River Murray in crisis, say scientists
Friday, 29 June 2007
The River Murray is in crisis, receiving less than 20% of the water it needs to maintain its ecological balance and prevent it salting up, according to a University of Adelaide academic.
Mrs Anne Jensen from the University's Environmental Biology Discipline says the river is declining in front of our eyes and there is very little hope of repairing the damage.
"The community needs to understand the consequences - if the river system is in trouble then our water supplies are also in trouble. It needs water just as much as people do."
The PhD candidate is one of several University of Adelaide academics working specifically on River Murray projects, looking at the long term future of the river, which provides 50% of Adelaide's water needs.
"Since 2001 our scientists have been saying that the river needs a minimum of 1500 gigalitres returned to it from the Murray catchment each year. Ideally, 3000 gigalitres are needed for a high chance of recovery. In 2007 we are struggling to return even 20% of the minimum needed.
"We need enough water to keep the river and floodplain in balance, to prevent algal blooms and salt accumulation, as well as maintaining the health of our river red gums and other species. A zero allocation for the environment is just as devastating as for irrigators, with a decline in quality for all water users.
"To maintain the river's health we need to use less water through more efficient irrigation and industry use, recycling, more effective use of rainwater and reduced demand for public parks and gardens.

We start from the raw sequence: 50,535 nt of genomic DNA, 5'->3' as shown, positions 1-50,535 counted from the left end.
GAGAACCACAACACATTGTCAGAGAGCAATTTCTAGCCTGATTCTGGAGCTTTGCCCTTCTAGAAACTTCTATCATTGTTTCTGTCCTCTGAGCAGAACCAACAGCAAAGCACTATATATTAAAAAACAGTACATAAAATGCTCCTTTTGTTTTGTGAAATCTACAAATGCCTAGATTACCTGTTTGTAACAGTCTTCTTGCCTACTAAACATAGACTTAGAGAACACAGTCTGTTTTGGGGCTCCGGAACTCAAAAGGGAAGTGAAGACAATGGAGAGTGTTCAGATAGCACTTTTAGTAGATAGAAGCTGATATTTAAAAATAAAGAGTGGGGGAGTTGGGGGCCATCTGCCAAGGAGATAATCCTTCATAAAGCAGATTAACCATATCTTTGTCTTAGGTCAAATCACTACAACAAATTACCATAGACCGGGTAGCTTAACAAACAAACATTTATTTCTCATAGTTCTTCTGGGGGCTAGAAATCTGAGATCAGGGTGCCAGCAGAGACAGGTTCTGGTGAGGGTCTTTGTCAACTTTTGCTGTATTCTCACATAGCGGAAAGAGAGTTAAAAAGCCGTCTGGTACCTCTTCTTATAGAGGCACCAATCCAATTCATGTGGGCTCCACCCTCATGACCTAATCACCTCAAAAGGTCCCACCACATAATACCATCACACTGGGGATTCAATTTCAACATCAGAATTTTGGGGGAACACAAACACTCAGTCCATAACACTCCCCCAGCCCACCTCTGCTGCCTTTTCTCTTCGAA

"Some people believe that using less water will mean a lower quality of life, but that's not true. It just means being smarter in our water use, valuing it more as a resource, and adapting better to living in a dry country."
Mrs Jensen says most of the magnificent red gums along the River Murray will not survive and many plant and animal species will be lost unless more water is delivered back to the system.
"The Coorong - a wetland of international importance - has become so salty that only a handful of species can live there now and the Chowilla floodplain is also threatened. It is crucial that we listen to the scientists and get smarter with our water use."
Facilitator, Water Research Cluster
School of Earth and Environmental Sciences
University of Adelaide
Business: +61 8 8313 6066
Mobile: +61 0407 170 706
Mr David Ellis
Deputy Director, Media and Corporate Relations
The University of Adelaide
Business: +61 8 8313 5414
Mobile: +61 (0)421 612 762